{\begin{aligned}{\frac {\partial I}{\partial f_{m}}}=\sum \limits _{k}{2\left({z_{k}-\sum \limits _{n}{f_{n}x_{k-n}}}\right){\frac {\partial }{\partial f_{m}}}\left({z_{k}-\sum \limits _{n}{f_{n}x_{k-n}}}\right)}\\\;\;\;\;\;\;\;=\sum \limits _{k}2\left({z_{k}-\sum \limits _{n}{f_{n}x_{k-n}}}\right)(-x_{k-m})=-2\sum \limits _{k}{z_{k}x_{k-m}x_{k-m}}.\\\end{aligned}} (7)

In Chapter 7, the autocorrelation of signal x was defined as

 {\begin{aligned}r_{m-n}=\sum _{k}{x_{k-n}}x_{k-m}^{*}.\end{aligned}} (8)

Likewise, the crosscorrelation of signals z and x was defined as

 {\begin{aligned}g_{m}=\sum _{k}{z_{k}}x_{k-m}^{*}.\end{aligned}} (9)

However, in the present chapter, we deal with only real-value signals, so the superscript asterisk, which indicates the complex conjugate, is not needed. The partial derivatives are

 {\begin{aligned}{\frac {\partial I}{\partial f_{m}}}=-2g_{m}+2\sum _{n}{f_{n}}r_{m-n}.\end{aligned}} (10)

We minimize the error energy by setting each partial derivative equal to zero. Thus, we obtain the set of linear simultaneous equations given by

 {\begin{aligned}\sum _{n}{f_{n}}r_{m-n}=g_{m}.\end{aligned}} (11)

This is a set of N + 1 simultaneous equations with m = 0, 1, 2, …, N in the case of a causal filter and a set of 2N + 1 simultaneous equations with m = –N, –M, N + 1, … , N in the case of a noncausal filter. These are the so-called normal equations, whose solution permits us to find the filter coefficients ${\rm {f}}_{n}$ . The known quantities in these normal equations are the autocorrelation $r_{m-n}$ of the input signal and the crosscorrelation $g_{m}$ of the desired output signal and the input signal. It can be shown that as N increases, the mean square error decreases (Robinson and Treitel, 2000). However, the specification error starts to increase, so some optimum value of N is required so that the total of these two types of error is minimized. (Note: A mathematical model of necessity must be a simplification of the actual physical situation. The specification error is the difference between the fitted model and the actual situation. Invariably, some types of variables will be excluded from the model either by design or accident. Increasing the number of coefficients of an included variable usually cannot offset the loss of the excluded variables, and as the number of coefficients increases, it actually can make matters worse.)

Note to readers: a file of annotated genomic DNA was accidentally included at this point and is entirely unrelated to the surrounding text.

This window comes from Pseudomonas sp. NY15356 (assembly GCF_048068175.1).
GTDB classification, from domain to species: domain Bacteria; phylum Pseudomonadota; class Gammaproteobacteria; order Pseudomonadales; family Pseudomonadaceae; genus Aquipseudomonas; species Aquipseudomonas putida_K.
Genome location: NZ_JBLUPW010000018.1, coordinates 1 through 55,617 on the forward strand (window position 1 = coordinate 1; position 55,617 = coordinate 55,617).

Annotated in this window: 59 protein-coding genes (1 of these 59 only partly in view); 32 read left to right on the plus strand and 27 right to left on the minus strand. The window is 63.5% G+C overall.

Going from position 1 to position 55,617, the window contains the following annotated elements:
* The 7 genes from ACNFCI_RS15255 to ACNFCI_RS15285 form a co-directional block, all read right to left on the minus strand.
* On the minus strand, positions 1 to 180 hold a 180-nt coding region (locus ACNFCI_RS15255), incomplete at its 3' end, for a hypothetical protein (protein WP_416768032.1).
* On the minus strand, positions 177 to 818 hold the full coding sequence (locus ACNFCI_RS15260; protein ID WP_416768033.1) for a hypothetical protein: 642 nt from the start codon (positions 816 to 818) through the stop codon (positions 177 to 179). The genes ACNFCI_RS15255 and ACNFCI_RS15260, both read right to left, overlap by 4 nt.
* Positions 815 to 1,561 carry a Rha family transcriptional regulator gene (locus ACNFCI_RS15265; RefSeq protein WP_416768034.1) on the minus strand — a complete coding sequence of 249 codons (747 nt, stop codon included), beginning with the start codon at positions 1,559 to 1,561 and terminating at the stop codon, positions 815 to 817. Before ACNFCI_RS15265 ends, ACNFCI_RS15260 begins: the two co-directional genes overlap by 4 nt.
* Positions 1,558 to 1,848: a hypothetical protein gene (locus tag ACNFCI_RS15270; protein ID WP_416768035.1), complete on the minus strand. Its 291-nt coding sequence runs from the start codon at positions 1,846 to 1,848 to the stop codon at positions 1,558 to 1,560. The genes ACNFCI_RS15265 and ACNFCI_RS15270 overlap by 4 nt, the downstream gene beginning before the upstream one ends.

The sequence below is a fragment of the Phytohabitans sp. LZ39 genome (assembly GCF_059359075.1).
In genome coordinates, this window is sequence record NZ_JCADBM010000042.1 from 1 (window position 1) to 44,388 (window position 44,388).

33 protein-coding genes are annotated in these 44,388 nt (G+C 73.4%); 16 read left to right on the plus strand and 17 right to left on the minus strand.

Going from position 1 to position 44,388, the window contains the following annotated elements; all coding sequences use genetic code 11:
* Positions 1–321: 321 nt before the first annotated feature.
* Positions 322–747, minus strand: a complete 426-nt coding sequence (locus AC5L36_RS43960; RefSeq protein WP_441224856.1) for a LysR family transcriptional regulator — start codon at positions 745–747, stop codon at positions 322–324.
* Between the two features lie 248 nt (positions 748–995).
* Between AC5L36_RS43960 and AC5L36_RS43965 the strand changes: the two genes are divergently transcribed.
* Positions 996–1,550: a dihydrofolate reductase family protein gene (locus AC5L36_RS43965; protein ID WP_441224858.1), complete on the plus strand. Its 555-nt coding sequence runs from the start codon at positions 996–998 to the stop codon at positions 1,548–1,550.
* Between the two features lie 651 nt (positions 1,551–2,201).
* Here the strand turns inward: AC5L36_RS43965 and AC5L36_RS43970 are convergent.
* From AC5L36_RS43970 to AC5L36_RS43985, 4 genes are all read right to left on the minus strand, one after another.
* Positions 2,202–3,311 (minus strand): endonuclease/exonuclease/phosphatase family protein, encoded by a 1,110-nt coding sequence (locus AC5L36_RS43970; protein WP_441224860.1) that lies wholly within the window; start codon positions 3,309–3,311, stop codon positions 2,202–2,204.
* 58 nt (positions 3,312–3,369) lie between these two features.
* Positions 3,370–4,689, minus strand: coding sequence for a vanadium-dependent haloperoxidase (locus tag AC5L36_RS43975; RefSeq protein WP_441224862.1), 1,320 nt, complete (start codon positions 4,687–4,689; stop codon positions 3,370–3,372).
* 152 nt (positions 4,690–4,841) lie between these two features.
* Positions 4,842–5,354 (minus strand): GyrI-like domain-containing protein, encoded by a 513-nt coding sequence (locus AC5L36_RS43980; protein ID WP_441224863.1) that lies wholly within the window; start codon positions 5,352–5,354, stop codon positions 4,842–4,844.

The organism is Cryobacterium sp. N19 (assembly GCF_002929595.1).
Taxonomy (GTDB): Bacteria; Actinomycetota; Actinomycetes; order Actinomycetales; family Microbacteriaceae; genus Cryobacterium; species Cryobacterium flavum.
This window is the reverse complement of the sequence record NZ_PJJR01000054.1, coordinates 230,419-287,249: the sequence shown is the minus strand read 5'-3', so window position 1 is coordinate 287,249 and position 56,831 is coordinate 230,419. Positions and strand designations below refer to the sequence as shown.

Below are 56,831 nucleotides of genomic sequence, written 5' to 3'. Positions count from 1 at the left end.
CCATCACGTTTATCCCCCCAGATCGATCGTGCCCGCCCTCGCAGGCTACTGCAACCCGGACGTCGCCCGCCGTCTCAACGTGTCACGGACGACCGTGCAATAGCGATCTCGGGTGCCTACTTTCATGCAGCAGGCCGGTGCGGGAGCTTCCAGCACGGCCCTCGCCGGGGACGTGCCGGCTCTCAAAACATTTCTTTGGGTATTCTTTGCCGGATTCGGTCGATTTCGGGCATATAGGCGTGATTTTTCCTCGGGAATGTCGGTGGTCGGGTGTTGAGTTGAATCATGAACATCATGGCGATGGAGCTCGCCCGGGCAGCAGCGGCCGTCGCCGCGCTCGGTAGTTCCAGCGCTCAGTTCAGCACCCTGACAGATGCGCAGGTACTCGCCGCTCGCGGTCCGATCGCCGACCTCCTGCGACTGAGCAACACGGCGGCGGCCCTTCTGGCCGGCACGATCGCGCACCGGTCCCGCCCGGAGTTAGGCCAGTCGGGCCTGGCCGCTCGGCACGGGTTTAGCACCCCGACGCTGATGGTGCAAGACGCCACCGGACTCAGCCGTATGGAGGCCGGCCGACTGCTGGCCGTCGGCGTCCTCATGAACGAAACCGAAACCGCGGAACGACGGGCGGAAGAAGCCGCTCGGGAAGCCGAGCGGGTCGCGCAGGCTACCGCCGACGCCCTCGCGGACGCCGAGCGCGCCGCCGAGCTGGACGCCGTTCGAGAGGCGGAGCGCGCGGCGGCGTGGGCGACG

The normal equations can be solved by standard techniques. However, that approach becomes unnecessarily cumbersome for large values of N. A very efficient iterative method for solving the normal equations has been given by Levinson (1947), making use of the Toeplitz symmetry that the normal equations possess. For a detailed treatment, see Robinson and Treitel (2000). For computer codes, see Robinson and Osman (1996).